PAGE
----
In the end, high-achievers may develop addictive behaviors. They are looking for more adrenaline driven activities, are restless, can’t stop from achieving. As seen as people with confidence or self-assured individuals, success seekers may feel stressed and are often reluctant to seek help. The compulsive need for success and work can ultimately drain an individual out as addiction creates fears, burnouts, and stress — which may eventually trigger other diseases such as PTSD or depression. 

Stressful events may be seen as tension-drivers at first that offer an alley for high-achievers to over-perform but there’s a price to pay: mental fatigue, feeling disconnected, weight loss, or sleep deprivation can occur in the life of success addicts. The coping strategies can be denial — “there’s nothing wrong with me” — substance or medication abuse — “I can self-medicate and take care of myself alone”, or ultimately deal with mental problems that can worsen over time. 

What is the best therapy to cope with stress and addiction to success?

Like with many addictions, various solutions exist to prevent the road of success to become an addictive behavior that may cause stress. In specific, the combination of these tools can bring positive results in fighting against addiction:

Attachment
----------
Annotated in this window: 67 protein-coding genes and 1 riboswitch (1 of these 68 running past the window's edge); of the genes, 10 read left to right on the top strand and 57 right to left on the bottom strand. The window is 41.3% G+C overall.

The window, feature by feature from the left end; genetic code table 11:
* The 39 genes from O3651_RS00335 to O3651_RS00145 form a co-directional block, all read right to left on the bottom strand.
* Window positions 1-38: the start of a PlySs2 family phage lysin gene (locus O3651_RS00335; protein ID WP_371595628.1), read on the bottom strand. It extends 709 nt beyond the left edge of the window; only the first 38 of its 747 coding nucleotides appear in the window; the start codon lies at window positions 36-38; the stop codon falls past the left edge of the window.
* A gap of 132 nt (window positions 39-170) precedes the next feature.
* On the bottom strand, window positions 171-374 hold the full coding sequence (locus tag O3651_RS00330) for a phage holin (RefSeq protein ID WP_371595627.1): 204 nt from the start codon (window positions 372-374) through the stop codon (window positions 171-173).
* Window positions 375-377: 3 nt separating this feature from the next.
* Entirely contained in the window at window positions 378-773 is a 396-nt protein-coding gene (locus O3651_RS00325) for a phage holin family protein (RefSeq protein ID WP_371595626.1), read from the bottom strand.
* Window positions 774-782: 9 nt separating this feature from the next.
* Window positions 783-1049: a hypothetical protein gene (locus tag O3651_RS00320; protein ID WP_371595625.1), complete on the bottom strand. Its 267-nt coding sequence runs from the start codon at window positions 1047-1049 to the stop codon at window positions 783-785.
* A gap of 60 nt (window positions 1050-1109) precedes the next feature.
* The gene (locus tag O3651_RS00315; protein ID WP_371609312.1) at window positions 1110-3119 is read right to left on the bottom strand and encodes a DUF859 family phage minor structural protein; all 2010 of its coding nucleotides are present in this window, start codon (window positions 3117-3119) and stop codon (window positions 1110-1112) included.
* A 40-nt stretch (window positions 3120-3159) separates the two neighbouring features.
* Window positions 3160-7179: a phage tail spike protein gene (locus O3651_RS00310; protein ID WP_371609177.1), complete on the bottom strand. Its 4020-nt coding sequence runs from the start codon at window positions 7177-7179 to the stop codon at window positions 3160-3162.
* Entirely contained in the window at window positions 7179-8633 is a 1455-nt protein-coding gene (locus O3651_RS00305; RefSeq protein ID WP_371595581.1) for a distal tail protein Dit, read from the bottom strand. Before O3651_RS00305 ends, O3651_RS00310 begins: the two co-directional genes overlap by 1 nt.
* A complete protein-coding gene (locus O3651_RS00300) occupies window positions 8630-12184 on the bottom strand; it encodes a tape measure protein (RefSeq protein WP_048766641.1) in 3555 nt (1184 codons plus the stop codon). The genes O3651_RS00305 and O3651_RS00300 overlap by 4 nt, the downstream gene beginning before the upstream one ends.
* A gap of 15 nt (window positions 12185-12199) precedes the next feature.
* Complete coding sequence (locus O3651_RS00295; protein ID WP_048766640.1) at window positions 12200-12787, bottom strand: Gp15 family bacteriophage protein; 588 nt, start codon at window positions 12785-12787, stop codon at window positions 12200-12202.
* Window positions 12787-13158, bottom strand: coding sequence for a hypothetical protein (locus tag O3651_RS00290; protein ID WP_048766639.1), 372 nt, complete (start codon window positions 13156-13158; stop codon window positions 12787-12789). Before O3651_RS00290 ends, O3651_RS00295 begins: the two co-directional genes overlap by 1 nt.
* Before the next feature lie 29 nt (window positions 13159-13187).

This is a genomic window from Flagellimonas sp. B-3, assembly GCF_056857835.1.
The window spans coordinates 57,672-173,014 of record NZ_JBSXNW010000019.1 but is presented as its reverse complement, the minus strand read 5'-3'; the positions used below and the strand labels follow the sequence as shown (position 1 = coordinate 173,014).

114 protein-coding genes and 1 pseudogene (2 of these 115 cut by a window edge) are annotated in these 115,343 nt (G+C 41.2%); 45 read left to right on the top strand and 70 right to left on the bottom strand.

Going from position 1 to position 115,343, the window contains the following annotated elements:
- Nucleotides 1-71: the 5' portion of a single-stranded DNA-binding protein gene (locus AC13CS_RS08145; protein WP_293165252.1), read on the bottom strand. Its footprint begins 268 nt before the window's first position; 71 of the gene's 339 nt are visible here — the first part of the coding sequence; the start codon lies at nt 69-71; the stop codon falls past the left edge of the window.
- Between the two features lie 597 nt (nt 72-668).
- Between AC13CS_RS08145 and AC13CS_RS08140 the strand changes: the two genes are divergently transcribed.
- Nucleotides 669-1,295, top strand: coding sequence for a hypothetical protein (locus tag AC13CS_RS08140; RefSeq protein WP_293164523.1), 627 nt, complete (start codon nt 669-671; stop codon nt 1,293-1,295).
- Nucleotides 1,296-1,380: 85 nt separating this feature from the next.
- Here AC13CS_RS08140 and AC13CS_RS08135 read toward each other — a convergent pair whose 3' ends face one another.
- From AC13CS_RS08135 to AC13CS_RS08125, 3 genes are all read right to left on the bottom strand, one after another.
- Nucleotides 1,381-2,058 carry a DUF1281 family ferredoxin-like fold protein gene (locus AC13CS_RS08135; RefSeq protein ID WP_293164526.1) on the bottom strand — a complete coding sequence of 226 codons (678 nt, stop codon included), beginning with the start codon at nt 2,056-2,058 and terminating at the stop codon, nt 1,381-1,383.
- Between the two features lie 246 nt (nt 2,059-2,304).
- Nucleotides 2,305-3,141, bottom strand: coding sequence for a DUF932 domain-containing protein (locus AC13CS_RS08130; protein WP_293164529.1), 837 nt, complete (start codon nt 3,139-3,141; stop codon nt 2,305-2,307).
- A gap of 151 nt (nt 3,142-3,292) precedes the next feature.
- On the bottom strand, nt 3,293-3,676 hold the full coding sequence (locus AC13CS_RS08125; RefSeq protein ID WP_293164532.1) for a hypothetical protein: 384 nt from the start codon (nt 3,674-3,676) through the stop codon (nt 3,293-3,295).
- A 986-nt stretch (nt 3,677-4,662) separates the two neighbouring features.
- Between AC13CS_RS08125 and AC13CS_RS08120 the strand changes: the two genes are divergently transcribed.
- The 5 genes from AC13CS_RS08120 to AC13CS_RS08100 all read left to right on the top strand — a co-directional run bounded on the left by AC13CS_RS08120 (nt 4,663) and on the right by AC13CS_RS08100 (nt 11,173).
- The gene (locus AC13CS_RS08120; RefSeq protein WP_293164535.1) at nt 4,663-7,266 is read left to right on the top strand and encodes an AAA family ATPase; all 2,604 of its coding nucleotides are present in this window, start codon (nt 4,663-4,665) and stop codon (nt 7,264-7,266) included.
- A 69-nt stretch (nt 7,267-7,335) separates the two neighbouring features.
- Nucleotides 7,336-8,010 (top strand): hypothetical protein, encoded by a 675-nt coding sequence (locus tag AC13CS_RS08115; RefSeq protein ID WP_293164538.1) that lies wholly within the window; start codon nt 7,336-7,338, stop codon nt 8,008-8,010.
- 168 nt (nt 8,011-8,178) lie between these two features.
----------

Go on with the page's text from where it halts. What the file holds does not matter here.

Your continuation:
• Gardening, cooking, and relaxing activities: high-performers, success addicts and other individuals who put their life in stressful events can benefit from slowing down their minds. By slowing down the mind with relaxing activities that require a shift away from their habits, success-driven people can refocus on themselves. New ideas open up and stress may leave.
  • Indulging in a routine away from stress: the routine can include a healthy diet and a balanced lifestyle that may require some life adjustments. It’s hard to change from addictive behavior to a more grounded, healthier routine. But it eventually pays off: try on to speak to a dietician to discover the best food for your body and never underestimate the power of good night sleep.
  • Cognitive behavior therapy: for individuals who have reached a point where their relationships with themselves and others are at risk, and if they present symptoms of addictive behaviors, it’s best to initiate a program with a coach. The therapy will consist of a discussion and exercises that will alleviate past trauma and provides new patterns or beliefs to ultimately dispose of the addiction.
  • Meditation: we all know the great benefits of meditation. And even for self-starters, starting meditative practices on a daily basis can have a deep, long-lasting effect on addictions and stress. For instance, practicing only 10-min a day as a start has positive effects. Don’t confuse meditation with “sleeping”. If you are new to meditation, discover one of the powerful, accessible sessions created by our health professionals.

Addiction is a condition. And addiction to success can quickly have negative impacts on our physical and emotional well-being;  Like any condition, we need to acknowledge the roots of the issue. Finding the right cure is always within our reach as long as we have the desire to heal and grow. 

Links:

https://www.healthline.com/health/addiction/work
https://www.psychologytoday.com/us/blog/somatic-psychology/201101/addicted-success